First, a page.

It will be seen also from what has been said that the Imperial Government of China does not consider the reenactment of the exclusion laws by the American Congress necessary. But if the honorable Congress should, after proper investigation, still hold to the opinion that the demands of national policy require the retention of some such measure on the statute books, I beg to point out a course which is not open to so many serious objections and which leads to the same results. Why can not the general immigration laws of the United States be so modified and broadened in their scope as to include the immigration of Chinese in their provisions? Why can not the test be made such as to exclude the undesirable elements of all countries from the American shores irrespective of race or nationality? If such a course should be followed it would serve the purpose as effectively as the most drastic law could do. In that case there would be no invidious discrimination so long as the law were made applicable, without distinction, to Europeans, Asiaties, and Africans alike. The most objectionable feature of the present exclusion laws is that they single out the Chinese people alone for unjust exclusion.

I regret that the importance of the question and the urgency of the situation have made it necessary that I should ask so much of your valuable time, and that I should dwell at so great a length upon the topic in hand. From what I have said you will have noticed that, appealing to the provisions of Article IV of the treaty of 1880, already cited, I think it proper and incumbent upon Congress, before acting upon the question of new legislation, to examine with care into the hardships suffered by the Chinese subjects, and that this examination can best be made by a commission, who will visit the localities in the United States where the Chinese most largely congregate, and the Hawaiian and Philippine Islands, and by a personal investigation ascertain how the present laws and regulations affect the Chinese and how their exclusion affects the localities in question. I think such an investigation is due from Congress, in view of the treaty stipulations, of the desire of the Imperial Chinese Government, and of the great interests involved. I trust, therefore, that the President of the United States may see proper to send this proposition for a commission to Congress with his favorable recommendation.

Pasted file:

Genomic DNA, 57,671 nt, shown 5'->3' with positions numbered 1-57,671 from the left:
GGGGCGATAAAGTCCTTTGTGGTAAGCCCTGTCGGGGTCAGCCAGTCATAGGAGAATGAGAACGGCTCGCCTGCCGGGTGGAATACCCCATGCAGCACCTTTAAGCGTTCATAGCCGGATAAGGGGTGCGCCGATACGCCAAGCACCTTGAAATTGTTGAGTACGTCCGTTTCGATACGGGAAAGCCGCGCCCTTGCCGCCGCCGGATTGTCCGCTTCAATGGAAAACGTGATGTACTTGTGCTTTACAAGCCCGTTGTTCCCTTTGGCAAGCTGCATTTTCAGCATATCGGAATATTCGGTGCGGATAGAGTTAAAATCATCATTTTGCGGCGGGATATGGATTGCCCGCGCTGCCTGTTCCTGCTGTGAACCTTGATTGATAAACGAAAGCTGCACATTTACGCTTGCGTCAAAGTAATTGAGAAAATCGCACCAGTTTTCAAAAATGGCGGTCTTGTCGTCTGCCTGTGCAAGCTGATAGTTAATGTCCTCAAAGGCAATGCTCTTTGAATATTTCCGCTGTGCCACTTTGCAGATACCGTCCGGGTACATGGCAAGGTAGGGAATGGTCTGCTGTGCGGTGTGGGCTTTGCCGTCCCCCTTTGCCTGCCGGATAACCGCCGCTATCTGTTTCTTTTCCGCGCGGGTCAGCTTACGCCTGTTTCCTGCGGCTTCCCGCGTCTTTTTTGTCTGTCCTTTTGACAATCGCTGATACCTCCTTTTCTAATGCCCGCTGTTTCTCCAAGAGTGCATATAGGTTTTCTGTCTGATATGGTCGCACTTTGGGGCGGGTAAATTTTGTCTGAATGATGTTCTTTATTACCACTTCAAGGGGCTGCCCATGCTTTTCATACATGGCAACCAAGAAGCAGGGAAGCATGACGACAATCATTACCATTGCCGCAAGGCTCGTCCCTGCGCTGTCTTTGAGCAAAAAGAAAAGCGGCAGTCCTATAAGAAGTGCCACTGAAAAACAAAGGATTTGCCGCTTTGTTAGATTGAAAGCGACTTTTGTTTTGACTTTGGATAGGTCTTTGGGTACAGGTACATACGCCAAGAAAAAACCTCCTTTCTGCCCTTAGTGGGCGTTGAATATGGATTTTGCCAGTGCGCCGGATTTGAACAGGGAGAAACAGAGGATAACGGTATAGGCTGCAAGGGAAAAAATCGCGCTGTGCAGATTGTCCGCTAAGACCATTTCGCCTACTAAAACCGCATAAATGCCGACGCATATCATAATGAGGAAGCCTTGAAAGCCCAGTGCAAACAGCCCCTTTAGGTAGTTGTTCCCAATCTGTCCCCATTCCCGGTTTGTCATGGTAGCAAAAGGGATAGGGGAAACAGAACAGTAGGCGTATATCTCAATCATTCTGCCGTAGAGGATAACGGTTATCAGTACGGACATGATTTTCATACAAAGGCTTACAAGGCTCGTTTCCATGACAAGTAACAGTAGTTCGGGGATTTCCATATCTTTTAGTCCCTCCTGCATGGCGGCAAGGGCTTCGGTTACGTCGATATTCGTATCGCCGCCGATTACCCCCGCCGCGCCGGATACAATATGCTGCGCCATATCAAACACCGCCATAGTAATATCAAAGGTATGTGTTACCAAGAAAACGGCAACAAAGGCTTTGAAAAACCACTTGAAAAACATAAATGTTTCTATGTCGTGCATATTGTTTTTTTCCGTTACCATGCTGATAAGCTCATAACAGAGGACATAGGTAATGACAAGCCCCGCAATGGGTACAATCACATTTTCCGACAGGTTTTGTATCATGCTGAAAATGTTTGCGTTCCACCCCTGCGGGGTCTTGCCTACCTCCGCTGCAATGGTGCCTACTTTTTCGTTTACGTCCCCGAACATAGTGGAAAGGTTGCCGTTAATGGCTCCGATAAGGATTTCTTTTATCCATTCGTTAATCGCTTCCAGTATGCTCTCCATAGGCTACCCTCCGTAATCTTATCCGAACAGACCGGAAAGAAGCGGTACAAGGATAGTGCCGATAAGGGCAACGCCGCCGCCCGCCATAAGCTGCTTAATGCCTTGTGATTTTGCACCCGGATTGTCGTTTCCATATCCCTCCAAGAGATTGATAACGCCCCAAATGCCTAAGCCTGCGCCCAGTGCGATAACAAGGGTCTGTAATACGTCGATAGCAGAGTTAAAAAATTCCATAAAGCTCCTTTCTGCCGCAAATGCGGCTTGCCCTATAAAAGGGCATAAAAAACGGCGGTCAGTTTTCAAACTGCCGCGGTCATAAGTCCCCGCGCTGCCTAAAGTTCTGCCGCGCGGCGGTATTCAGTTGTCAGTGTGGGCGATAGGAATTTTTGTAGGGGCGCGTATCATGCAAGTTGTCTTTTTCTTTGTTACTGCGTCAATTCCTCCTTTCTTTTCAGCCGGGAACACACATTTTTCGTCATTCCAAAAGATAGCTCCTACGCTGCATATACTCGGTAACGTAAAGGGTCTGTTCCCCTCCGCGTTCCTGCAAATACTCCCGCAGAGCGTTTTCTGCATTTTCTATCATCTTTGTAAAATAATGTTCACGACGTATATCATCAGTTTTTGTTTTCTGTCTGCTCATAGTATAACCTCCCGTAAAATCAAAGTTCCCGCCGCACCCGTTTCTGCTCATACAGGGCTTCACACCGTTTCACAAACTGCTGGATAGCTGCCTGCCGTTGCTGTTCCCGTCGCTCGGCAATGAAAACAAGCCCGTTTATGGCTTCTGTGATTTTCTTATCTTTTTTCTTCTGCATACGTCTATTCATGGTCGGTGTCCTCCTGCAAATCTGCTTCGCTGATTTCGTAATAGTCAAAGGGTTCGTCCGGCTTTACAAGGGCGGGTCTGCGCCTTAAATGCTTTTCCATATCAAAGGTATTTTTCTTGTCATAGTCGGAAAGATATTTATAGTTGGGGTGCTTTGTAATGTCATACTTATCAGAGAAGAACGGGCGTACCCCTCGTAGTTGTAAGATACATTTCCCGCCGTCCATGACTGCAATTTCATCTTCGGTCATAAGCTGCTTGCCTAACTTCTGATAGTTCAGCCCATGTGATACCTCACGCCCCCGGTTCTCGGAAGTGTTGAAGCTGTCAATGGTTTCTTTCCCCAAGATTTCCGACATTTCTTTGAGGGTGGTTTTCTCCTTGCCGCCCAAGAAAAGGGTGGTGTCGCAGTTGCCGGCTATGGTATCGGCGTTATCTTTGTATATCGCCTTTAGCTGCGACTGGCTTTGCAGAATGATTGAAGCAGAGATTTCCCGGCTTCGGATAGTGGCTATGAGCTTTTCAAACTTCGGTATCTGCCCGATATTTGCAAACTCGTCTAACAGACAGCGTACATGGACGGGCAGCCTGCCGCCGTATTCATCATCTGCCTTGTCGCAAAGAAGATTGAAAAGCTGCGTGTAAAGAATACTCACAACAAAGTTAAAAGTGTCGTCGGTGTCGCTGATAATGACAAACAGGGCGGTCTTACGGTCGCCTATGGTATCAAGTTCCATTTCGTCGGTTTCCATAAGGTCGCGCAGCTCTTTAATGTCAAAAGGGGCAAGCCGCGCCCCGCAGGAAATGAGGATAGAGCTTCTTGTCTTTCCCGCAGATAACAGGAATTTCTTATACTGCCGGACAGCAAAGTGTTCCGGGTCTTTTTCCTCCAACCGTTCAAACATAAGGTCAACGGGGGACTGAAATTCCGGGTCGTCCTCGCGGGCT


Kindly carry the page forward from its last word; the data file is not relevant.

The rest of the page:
If such a commission is appointed, I should hope that their report would satisfy Congress that further exclusion of Chinese from the United States is unnecessary; but if that should not occur, it ought to make plain to Congress that the present laws are in violation of justice and humanity, inflict on the Chinese unnecessary hardships and indignities, that they are not in harmony with the treaties, that they work injury to the interests of both countries, and should be materially modified.

I entertain the further hope that the investigation will lead to the conclusion that the Hawaiian Islands and the Philippine Archipelago stand on an entirely different footing and should be open to the ingress and egress of Chinese in common with other Asiatics who may resort there for purposes of labor, trade, travel, or residence.